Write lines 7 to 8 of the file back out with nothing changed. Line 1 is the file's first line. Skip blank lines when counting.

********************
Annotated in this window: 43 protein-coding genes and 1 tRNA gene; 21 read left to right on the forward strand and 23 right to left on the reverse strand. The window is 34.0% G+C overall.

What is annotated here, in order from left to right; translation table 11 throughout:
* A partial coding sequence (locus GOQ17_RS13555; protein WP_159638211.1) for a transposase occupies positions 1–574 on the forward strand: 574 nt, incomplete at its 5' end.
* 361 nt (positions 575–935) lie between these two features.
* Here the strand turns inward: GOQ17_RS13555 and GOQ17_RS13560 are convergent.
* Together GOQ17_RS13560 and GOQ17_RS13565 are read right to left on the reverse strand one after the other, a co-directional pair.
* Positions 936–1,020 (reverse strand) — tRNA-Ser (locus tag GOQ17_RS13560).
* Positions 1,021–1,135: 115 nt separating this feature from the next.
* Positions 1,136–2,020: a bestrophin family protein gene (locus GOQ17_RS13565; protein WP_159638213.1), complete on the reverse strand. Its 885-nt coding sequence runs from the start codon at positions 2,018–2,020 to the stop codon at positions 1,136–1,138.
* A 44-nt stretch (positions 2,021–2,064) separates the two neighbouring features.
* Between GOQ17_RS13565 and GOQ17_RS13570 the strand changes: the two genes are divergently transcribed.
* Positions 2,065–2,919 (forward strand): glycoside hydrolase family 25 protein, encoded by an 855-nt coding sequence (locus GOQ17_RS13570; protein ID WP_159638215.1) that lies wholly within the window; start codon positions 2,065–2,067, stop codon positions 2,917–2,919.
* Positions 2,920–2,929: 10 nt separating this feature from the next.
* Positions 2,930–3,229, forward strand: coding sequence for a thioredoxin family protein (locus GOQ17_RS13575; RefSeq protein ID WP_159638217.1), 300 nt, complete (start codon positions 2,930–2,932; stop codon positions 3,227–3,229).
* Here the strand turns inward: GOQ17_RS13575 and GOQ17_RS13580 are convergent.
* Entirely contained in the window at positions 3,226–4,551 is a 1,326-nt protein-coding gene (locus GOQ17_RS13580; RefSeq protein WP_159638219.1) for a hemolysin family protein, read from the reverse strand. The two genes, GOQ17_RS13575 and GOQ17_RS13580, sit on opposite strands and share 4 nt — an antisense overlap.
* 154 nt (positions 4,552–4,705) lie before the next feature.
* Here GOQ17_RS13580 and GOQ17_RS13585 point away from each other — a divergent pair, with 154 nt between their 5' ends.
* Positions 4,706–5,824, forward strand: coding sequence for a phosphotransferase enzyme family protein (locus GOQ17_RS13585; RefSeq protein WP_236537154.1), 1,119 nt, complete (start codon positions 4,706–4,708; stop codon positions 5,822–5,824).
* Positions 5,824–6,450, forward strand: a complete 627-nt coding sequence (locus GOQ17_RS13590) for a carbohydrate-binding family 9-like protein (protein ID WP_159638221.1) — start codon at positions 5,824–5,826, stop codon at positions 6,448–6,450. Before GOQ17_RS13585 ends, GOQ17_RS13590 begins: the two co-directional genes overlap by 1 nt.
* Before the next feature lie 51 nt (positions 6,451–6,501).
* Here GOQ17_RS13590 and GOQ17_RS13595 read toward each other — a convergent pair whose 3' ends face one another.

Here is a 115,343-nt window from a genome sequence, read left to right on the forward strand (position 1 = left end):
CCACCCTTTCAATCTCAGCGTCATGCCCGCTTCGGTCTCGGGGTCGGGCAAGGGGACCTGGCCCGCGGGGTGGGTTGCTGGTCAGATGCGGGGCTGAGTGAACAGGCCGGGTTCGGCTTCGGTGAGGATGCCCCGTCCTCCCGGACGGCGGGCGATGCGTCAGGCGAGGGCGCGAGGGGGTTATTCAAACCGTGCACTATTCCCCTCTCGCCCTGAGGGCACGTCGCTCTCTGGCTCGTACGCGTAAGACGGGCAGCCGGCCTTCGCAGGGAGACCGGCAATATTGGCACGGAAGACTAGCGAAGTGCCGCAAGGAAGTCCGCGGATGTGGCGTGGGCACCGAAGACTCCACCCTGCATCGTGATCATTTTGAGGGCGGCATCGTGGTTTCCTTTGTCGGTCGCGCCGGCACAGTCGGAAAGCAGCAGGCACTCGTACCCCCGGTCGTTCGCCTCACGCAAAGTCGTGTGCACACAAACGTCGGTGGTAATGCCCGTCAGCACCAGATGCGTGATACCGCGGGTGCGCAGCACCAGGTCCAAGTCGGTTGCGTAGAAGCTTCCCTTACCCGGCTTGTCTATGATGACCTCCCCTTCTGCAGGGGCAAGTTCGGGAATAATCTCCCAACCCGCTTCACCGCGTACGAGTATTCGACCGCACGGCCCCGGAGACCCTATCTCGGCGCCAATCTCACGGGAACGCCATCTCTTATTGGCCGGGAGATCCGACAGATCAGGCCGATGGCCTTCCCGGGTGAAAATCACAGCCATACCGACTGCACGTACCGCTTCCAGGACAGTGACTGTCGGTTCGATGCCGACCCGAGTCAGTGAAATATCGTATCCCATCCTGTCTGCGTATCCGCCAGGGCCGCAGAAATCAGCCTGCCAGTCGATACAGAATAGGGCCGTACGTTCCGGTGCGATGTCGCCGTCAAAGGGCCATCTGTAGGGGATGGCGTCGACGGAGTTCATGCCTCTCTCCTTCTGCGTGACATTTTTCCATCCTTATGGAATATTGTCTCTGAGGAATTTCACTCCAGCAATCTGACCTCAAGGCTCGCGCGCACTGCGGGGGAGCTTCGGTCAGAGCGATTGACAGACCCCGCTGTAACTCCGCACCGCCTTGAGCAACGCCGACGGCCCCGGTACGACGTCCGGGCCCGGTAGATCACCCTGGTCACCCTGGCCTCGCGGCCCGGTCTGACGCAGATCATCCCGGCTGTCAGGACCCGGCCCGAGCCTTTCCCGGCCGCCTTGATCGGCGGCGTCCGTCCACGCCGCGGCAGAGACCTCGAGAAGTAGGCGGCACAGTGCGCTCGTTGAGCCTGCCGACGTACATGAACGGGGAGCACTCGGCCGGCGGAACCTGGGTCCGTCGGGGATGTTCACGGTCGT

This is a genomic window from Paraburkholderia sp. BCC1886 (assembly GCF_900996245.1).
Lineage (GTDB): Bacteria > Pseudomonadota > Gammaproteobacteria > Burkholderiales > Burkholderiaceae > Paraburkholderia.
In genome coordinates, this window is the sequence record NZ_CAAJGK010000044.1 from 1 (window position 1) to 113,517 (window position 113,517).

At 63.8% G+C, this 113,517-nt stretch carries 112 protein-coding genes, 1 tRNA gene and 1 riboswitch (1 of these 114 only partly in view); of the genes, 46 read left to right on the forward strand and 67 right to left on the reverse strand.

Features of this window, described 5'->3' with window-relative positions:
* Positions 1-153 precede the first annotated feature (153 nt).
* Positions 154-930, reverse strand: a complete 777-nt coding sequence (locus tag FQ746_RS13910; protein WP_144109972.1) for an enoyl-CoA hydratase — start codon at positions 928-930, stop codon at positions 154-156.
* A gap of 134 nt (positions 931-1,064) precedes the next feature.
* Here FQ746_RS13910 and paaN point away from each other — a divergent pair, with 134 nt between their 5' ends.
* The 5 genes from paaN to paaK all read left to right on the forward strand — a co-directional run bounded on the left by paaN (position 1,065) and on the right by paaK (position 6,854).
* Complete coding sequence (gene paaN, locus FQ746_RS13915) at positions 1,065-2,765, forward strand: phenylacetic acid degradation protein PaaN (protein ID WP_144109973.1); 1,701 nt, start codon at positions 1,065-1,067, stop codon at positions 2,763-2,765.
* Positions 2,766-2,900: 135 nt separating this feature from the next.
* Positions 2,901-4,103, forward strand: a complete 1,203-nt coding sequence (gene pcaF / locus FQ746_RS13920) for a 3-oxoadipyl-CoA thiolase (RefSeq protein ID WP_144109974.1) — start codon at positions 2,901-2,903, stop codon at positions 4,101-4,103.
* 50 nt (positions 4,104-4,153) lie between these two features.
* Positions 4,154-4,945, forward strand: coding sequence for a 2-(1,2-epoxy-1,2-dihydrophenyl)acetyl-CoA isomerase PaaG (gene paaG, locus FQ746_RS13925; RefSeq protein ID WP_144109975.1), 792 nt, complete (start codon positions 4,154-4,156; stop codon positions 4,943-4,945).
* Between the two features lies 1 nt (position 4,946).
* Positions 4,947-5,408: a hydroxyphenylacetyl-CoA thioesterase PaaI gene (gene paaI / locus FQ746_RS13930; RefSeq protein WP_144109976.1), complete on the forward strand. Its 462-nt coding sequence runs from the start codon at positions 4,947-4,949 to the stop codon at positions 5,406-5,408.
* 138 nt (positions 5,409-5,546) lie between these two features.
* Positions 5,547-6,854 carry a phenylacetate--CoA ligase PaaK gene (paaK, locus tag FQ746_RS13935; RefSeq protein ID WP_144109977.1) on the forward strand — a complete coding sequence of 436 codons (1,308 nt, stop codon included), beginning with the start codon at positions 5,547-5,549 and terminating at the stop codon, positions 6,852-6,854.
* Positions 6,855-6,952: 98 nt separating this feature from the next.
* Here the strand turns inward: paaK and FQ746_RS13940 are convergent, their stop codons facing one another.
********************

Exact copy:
* Positions 936–1,020 (reverse strand) — tRNA-Ser (locus tag GOQ17_RS13560).
* Positions 1,021–1,135: 115 nt separating this feature from the next.